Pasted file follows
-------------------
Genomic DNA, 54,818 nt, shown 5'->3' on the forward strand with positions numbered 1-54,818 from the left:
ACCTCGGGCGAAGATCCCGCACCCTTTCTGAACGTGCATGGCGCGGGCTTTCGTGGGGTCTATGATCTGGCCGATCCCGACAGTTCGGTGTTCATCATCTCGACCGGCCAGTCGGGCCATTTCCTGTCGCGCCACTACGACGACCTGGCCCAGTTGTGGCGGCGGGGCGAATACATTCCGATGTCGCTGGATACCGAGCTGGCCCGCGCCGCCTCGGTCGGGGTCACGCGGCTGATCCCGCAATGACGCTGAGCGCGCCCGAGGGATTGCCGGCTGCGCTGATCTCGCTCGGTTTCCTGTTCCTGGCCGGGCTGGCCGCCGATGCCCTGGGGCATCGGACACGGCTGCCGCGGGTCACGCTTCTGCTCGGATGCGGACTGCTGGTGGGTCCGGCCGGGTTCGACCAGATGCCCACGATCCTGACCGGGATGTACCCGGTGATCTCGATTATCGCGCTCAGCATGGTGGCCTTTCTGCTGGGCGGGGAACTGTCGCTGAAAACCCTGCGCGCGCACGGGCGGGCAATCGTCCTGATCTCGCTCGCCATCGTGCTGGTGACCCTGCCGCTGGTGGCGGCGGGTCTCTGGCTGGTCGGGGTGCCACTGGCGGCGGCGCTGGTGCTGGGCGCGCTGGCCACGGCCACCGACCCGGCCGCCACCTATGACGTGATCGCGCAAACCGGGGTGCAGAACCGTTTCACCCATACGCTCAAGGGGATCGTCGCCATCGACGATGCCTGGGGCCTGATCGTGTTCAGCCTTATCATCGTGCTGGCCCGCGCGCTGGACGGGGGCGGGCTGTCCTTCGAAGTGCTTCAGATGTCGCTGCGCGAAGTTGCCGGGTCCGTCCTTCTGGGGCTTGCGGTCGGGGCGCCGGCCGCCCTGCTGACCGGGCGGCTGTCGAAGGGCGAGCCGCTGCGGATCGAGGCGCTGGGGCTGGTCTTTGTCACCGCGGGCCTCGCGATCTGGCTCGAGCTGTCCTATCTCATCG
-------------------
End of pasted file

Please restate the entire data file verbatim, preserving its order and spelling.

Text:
Genomic DNA, 54,818 nt, shown 5'->3' on the forward strand with positions numbered 1-54,818 from the left:
ACCTCGGGCGAAGATCCCGCACCCTTTCTGAACGTGCATGGCGCGGGCTTTCGTGGGGTCTATGATCTGGCCGATCCCGACAGTTCGGTGTTCATCATCTCGACCGGCCAGTCGGGCCATTTCCTGTCGCGCCACTACGACGACCTGGCCCAGTTGTGGCGGCGGGGCGAATACATTCCGATGTCGCTGGATACCGAGCTGGCCCGCGCCGCCTCGGTCGGGGTCACGCGGCTGATCCCGCAATGACGCTGAGCGCGCCCGAGGGATTGCCGGCTGCGCTGATCTCGCTCGGTTTCCTGTTCCTGGCCGGGCTGGCCGCCGATGCCCTGGGGCATCGGACACGGCTGCCGCGGGTCACGCTTCTGCTCGGATGCGGACTGCTGGTGGGTCCGGCCGGGTTCGACCAGATGCCCACGATCCTGACCGGGATGTACCCGGTGATCTCGATTATCGCGCTCAGCATGGTGGCCTTTCTGCTGGGCGGGGAACTGTCGCTGAAAACCCTGCGCGCGCACGGGCGGGCAATCGTCCTGATCTCGCTCGCCATCGTGCTGGTGACCCTGCCGCTGGTGGCGGCGGGTCTCTGGCTGGTCGGGGTGCCACTGGCGGCGGCGCTGGTGCTGGGCGCGCTGGCCACGGCCACCGACCCGGCCGCCACCTATGACGTGATCGCGCAAACCGGGGTGCAGAACCGTTTCACCCATACGCTCAAGGGGATCGTCGCCATCGACGATGCCTGGGGCCTGATCGTGTTCAGCCTTATCATCGTGCTGGCCCGCGCGCTGGACGGGGGCGGGCTGTCCTTCGAAGTGCTTCAGATGTCGCTGCGCGAAGTTGCCGGGTCCGTCCTTCTGGGGCTTGCGGTCGGGGCGCCGGCCGCCCTGCTGACCGGGCGGCTGTCGAAGGGCGAGCCGCTGCGGATCGAGGCGCTGGGGCTGGTCTTTGTCACCGCGGGCCTCGCGATCTGGCTCGAGCTGTCCTATCTCATCG